Nike's (NYSE:NKE) made big news after announcing that it's exiting the golf equipment business to focus on apparel. A 24/7 Wall St. article entitled Nike has a problem: Young people flashed across the front page of MSN Money today, and the author used the company's golf exit to start off an article detailing Nike's problem with the younger crowd. Not only are young people abandoning Nike's golf equipment, but apparently its two main spokespeople, Tiger Woods and Michael Jordan, are both old; and Nike's growth just ain't what it used to be, according to said article.
Lebron James, Kevin Durant, #1 NBA draft pick Ben Simmons, anyone?
The first thing I thought after reading the article was how can it completely avoid mentioning LeBron James who just won the NBA championship and is slated to star in Space Jam 2? What about OKC Thunder turned Golden State Warriors forward (and Nike sponsored) Kevin Durant? The company not only has younger players, but athletes that dominate their sport. It's a real possibility that KD and LeBron might be going head-to-head in the NBA finals next year, while playing for the same endorsement team.
The article acknowledges the power of the Jordan brand's $2.7 billion in annual sales, but stated that as MJ himself gets older, the brand would start to lose relevance.
I disagree here too. People collect Air Jordan sneakers like kids used to collect trading cards pre-video games. The Jordan name has grown into a brand that can thrive - even if nobody knew who Michael Jordan was anymore in my opinion, kind of like Chuck Taylor.
Speaking of Chuck Taylor...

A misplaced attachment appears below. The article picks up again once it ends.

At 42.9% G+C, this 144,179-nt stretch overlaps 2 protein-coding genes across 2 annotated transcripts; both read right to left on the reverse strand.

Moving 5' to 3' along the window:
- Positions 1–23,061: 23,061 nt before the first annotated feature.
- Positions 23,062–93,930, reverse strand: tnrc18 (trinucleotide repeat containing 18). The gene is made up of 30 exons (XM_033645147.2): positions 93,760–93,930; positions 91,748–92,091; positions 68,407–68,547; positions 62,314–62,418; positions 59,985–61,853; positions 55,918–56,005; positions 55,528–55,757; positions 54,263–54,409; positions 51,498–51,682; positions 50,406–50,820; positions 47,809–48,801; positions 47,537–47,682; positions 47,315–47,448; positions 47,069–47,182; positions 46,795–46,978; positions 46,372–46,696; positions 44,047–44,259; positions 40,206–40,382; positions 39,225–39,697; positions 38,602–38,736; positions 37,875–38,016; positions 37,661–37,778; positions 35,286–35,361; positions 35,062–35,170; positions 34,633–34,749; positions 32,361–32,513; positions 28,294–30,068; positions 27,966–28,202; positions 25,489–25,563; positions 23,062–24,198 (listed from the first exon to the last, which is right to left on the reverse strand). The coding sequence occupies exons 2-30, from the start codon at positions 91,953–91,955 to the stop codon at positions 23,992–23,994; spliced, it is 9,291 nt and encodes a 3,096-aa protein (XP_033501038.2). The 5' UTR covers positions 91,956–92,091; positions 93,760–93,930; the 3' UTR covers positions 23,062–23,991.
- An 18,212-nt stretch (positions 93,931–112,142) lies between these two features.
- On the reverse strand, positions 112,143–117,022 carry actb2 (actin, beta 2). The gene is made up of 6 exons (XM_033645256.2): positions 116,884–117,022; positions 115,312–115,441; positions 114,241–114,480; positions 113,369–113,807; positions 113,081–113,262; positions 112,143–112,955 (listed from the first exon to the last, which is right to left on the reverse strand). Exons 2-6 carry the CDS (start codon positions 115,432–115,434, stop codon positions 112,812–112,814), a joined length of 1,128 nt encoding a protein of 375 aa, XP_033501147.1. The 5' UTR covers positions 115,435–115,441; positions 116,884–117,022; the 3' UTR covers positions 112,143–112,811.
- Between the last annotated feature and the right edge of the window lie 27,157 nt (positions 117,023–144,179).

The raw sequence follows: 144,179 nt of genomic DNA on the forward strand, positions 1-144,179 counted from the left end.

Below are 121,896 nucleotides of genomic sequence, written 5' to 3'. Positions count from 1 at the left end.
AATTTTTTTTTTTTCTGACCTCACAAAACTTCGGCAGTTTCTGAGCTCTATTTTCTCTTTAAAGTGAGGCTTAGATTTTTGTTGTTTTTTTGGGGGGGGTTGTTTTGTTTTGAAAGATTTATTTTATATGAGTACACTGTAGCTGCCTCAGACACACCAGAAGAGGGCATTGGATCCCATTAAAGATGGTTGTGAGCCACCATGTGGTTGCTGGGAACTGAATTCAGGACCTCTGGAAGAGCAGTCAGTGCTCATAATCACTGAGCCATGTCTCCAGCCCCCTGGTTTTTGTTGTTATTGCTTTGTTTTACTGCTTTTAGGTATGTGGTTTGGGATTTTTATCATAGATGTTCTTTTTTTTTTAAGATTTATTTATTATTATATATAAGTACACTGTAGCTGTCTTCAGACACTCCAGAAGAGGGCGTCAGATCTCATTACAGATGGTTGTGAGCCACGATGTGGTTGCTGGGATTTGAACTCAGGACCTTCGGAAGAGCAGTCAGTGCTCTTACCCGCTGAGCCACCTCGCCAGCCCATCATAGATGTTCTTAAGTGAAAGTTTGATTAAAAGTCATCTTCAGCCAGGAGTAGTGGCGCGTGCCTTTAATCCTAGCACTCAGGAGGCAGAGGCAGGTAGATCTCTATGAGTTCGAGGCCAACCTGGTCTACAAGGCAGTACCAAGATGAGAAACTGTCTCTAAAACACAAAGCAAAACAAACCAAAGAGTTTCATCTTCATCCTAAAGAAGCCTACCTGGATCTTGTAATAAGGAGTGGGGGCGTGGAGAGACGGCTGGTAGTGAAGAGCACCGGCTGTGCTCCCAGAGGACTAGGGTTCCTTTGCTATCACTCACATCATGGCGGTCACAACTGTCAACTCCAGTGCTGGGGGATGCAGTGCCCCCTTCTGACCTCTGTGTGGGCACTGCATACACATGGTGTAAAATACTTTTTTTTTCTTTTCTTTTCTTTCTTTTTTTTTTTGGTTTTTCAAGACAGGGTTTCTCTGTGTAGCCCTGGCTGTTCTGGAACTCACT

Nike also owns Converse, which is a very popular brand with Millennials, aka "young people". I'm a so-called Millennial wearing a pair of "Chucks" as I'm typing up this article, and I know that both my younger siblings both own a pair.
I know this is anecdotal evidence at best, but don't take it from me, here's a Business Insider article (ironically posted on MSN Money as well) listing the Top 50 brands for Millennials. Converse came in at number 20. That old-fogey of a brand - Jordan - was number 9 out of 50, and rounding things out at numero uno was? Nike. Under Armour (NYSE:UA) was number 45.
And then there's the numbers...
Another point brought up in the article was the explosive sales growth shown by Under Armour at 28%, outpacing Nike's relatively slower revenue growth of 9%. I can buy into this argument somewhat, but I wouldn't go so far as to say that Nike isn't a growth company. I'd also like to expand a little more on the subject.
Sure, sales growth is nice - it's the lifeblood of the company. Here's the thing though, Nike's net margins are usually double that of Under Armour's - so the former doesn't really need to grow as fast as the latter to mint money. Nike is drowning in free cash flow, too, while Under Armour was free cash flow negative in fiscal 2015.
Conclusion: What did I just read?
There's no argument - Under Armour is growing like a weed and has plenty of opportunities to steal Nike's thunder, but it will be a very steep uphill climb. In the 24/7 Wall St. article, it was declared that (in reference to Under Armour's sales growth):
It should not be doing well at all in a world in which Nike has dominated for decades, holding off Reebok, Adidas, New Balance and a number of other sports fashion rivals.
That's a little short-sighted, in my opinion. There's more than enough room for both companies, and I don't see how it's really doing that well in comparison to Nike. Wake me up when UA's return on equity can easily exceed the 20% mark for a decade straight like Nike. And as far as this illusory "young people problem" - I don't buy it. The data doesn't seem to back it up, either.
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Disclosure: I am/we are long NKE.
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